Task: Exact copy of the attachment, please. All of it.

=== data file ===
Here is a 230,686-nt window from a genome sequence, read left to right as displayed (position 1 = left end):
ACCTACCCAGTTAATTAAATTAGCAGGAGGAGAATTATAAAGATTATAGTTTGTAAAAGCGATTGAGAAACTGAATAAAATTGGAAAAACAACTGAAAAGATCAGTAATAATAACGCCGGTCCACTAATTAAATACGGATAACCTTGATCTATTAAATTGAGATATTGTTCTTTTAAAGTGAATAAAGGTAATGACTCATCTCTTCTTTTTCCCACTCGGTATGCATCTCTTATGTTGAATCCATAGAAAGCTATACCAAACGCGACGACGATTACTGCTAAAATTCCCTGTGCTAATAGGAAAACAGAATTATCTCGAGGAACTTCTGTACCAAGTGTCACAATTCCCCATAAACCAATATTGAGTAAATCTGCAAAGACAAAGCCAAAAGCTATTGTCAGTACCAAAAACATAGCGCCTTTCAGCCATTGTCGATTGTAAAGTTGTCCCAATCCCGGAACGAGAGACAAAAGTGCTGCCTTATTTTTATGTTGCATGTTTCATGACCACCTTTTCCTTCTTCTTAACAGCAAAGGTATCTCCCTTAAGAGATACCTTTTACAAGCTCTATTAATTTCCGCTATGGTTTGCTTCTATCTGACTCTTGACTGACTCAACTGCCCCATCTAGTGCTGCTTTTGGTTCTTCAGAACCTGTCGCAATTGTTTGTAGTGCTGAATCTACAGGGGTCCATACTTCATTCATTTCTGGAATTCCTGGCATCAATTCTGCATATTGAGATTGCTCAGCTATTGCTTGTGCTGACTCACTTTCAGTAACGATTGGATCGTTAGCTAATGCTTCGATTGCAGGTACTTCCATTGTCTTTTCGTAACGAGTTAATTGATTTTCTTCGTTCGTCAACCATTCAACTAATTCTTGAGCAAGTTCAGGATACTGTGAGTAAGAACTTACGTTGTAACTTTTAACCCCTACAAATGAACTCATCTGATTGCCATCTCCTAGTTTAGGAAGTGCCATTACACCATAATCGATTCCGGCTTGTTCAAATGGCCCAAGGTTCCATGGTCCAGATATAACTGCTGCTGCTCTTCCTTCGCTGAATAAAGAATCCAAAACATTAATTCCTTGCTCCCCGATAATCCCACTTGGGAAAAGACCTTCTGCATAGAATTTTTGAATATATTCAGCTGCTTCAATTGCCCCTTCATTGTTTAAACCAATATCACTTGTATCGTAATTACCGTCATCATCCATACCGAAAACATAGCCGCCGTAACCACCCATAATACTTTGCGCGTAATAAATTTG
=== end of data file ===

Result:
Here is a 230,686-nt window from a genome sequence, read left to right as displayed (position 1 = left end):
ACCTACCCAGTTAATTAAATTAGCAGGAGGAGAATTATAAAGATTATAGTTTGTAAAAGCGATTGAGAAACTGAATAAAATTGGAAAAACAACTGAAAAGATCAGTAATAATAACGCCGGTCCACTAATTAAATACGGATAACCTTGATCTATTAAATTGAGATATTGTTCTTTTAAAGTGAATAAAGGTAATGACTCATCTCTTCTTTTTCCCACTCGGTATGCATCTCTTATGTTGAATCCATAGAAAGCTATACCAAACGCGACGACGATTACTGCTAAAATTCCCTGTGCTAATAGGAAAACAGAATTATCTCGAGGAACTTCTGTACCAAGTGTCACAATTCCCCATAAACCAATATTGAGTAAATCTGCAAAGACAAAGCCAAAAGCTATTGTCAGTACCAAAAACATAGCGCCTTTCAGCCATTGTCGATTGTAAAGTTGTCCCAATCCCGGAACGAGAGACAAAAGTGCTGCCTTATTTTTATGTTGCATGTTTCATGACCACCTTTTCCTTCTTCTTAACAGCAAAGGTATCTCCCTTAAGAGATACCTTTTACAAGCTCTATTAATTTCCGCTATGGTTTGCTTCTATCTGACTCTTGACTGACTCAACTGCCCCATCTAGTGCTGCTTTTGGTTCTTCAGAACCTGTCGCAATTGTTTGTAGTGCTGAATCTACAGGGGTCCATACTTCATTCATTTCTGGAATTCCTGGCATCAATTCTGCATATTGAGATTGCTCAGCTATTGCTTGTGCTGACTCACTTTCAGTAACGATTGGATCGTTAGCTAATGCTTCGATTGCAGGTACTTCCATTGTCTTTTCGTAACGAGTTAATTGATTTTCTTCGTTCGTCAACCATTCAACTAATTCTTGAGCAAGTTCAGGATACTGTGAGTAAGAACTTACGTTGTAACTTTTAACCCCTACAAATGAACTCATCTGATTGCCATCTCCTAGTTTAGGAAGTGCCATTACACCATAATCGATTCCGGCTTGTTCAAATGGCCCAAGGTTCCATGGTCCAGATATAACTGCTGCTGCTCTTCCTTCGCTGAATAAAGAATCCAAAACATTAATTCCTTGCTCCCCGATAATCCCACTTGGGAAAAGACCTTCTGCATAGAATTTTTGAATATATTCAGCTGCTTCAATTGCCCCTTCATTGTTTAAACCAATATCACTTGTATCGTAATTACCGTCATCATCCATACCGAAAACATAGCCGCCGTAACCACCCATAATACTTTGCGCGTAATAAATTTG